“More than half of the renewable capacity added in 2019 achieved lower power costs than the cheapest new coal plants. Fossil fuels-related air pollution causes one in five of all deaths globally each year.
“In virtually all markets, it is now cheaper to build new renewable energy capacity than new coal plants,” he said, noting that in India installing solar was even cheaper than running existing coal power plants.
He said G7 members should announce a coal phase-out at the group’s summit in June, though not a single member has been invited to attend by Britain, which is hosting the event.
The Powering Past Coal Alliance was formed by the Canadian and British governments in 2017 to help build momentum for efforts to decarbonise the world. Its members include nations such as Canada, the UK, Germany and France, as well as smaller European, African and Pacific island nations, and provincial and city governments, such as the City of Sydney, plus some companies.
Also on Tuesday, the International Energy Agency released its first monthly report into global greenhouse gas emissions, showing that greenhouse gas emissions have bounced back from COVID-19-related falls.
After hitting a low in April last year, global emissions rebounded strongly and rose above 2019 levels in December, the IEA report shows.
Global emissions were 2 per cent, or 60 million tonnes, higher in December 2020 than they were in the same month a year earlier. Many economies are now seeing emissions climbing above pre-crisis levels, evidence that green recovery packages have not been put in place, the IEA said.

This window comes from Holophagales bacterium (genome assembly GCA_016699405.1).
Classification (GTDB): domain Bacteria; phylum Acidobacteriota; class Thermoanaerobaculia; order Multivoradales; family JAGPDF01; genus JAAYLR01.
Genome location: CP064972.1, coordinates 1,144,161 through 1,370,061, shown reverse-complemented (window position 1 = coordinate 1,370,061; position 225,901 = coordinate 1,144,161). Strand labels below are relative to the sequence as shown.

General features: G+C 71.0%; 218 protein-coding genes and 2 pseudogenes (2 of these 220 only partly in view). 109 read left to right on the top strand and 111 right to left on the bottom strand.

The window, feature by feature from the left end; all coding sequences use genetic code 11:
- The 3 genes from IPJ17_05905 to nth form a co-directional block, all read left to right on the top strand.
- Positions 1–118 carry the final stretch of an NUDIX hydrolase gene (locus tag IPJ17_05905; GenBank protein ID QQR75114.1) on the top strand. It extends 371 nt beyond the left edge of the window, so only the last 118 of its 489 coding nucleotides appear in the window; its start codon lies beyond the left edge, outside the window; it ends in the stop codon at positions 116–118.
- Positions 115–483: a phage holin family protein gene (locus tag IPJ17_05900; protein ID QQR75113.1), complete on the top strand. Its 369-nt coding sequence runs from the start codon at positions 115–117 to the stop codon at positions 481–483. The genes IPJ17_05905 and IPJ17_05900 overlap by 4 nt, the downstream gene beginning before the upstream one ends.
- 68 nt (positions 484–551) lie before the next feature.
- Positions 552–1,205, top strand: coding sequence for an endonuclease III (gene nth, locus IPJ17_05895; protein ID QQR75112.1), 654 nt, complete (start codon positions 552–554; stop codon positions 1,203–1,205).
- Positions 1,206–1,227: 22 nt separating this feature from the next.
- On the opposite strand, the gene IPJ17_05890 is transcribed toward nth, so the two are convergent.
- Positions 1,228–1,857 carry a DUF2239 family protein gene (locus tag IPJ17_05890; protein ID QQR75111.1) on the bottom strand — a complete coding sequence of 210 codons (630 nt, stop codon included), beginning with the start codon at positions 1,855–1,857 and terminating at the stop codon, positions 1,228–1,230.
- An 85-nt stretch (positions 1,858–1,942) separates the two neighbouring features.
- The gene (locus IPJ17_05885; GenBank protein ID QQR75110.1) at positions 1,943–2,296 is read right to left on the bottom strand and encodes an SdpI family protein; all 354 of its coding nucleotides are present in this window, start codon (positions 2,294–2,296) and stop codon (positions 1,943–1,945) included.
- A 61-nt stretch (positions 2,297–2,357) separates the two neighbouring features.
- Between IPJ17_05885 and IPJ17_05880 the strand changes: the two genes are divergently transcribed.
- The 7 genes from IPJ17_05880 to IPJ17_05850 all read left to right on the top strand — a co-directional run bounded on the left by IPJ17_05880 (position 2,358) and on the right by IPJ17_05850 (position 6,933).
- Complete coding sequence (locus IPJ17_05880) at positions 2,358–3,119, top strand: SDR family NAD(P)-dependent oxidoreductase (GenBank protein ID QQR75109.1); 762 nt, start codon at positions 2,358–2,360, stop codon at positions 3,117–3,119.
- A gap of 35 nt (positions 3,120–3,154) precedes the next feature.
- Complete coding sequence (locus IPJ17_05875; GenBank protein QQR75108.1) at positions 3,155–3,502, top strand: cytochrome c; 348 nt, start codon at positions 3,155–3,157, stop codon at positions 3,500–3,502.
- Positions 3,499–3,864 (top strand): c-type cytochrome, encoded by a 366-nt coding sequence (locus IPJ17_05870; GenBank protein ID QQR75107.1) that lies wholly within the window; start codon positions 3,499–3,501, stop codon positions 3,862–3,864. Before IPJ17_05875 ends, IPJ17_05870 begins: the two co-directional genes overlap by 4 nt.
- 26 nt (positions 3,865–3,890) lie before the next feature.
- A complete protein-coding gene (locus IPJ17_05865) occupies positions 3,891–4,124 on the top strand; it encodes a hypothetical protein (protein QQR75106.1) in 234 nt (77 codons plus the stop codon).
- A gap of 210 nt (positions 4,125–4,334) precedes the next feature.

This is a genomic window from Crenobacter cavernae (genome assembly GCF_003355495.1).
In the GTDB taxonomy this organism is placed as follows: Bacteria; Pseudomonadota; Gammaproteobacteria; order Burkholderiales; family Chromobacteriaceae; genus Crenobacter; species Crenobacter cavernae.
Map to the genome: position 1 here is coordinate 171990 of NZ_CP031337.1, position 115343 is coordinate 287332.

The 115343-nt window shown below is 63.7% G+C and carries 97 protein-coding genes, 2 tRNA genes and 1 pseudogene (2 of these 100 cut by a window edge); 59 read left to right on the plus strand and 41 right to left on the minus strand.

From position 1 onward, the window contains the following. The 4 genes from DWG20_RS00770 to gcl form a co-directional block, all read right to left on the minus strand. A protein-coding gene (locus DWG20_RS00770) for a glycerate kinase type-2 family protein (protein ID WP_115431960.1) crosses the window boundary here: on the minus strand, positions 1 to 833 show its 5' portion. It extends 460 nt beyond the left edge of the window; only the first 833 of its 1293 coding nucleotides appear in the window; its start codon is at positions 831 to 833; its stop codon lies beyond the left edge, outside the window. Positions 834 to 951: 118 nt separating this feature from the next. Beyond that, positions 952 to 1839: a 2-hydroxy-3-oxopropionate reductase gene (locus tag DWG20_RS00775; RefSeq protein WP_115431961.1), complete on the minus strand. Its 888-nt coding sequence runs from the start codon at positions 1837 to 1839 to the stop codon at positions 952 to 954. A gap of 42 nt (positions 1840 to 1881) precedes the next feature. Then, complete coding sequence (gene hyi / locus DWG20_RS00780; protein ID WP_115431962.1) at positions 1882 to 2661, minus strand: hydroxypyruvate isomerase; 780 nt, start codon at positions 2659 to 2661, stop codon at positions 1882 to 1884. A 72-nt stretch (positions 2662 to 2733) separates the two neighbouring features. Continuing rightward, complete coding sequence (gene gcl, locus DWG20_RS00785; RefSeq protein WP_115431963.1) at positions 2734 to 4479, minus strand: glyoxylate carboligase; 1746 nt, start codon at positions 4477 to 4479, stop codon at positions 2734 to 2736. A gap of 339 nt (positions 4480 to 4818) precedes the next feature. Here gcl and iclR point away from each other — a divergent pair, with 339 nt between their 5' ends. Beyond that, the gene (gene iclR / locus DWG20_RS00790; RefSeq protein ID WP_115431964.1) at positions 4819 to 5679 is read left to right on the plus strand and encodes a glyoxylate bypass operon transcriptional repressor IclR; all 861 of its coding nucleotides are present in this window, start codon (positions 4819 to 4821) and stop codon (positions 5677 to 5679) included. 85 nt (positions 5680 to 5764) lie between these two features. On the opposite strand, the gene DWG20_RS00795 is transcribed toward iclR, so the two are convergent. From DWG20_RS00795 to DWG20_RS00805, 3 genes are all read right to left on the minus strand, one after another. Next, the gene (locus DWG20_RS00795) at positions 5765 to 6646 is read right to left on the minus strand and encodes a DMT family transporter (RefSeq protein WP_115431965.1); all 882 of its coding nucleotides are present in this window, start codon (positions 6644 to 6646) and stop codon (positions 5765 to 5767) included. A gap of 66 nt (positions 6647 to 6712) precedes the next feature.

“The rebound in global carbon emissions toward the end of last year is a stark warning that not enough is being done to accelerate clean energy transitions worldwide. If governments don’t move quickly with the right energy policies, this could put at risk the world’s historic opportunity to make 2019 the definitive peak in global emissions,” said IEA executive director Fatih Birol.
“In March 2020, the IEA urged governments to put clean energy at the heart of their economic stimulus plans to ensure a sustainable recovery. But our numbers show we are returning to carbon-intensive business-as-usual. This year is pivotal for international climate action – and it began with high hopes – but these latest numbers are a sharp reminder of the immense challenge we face in rapidly transforming the global energy system.”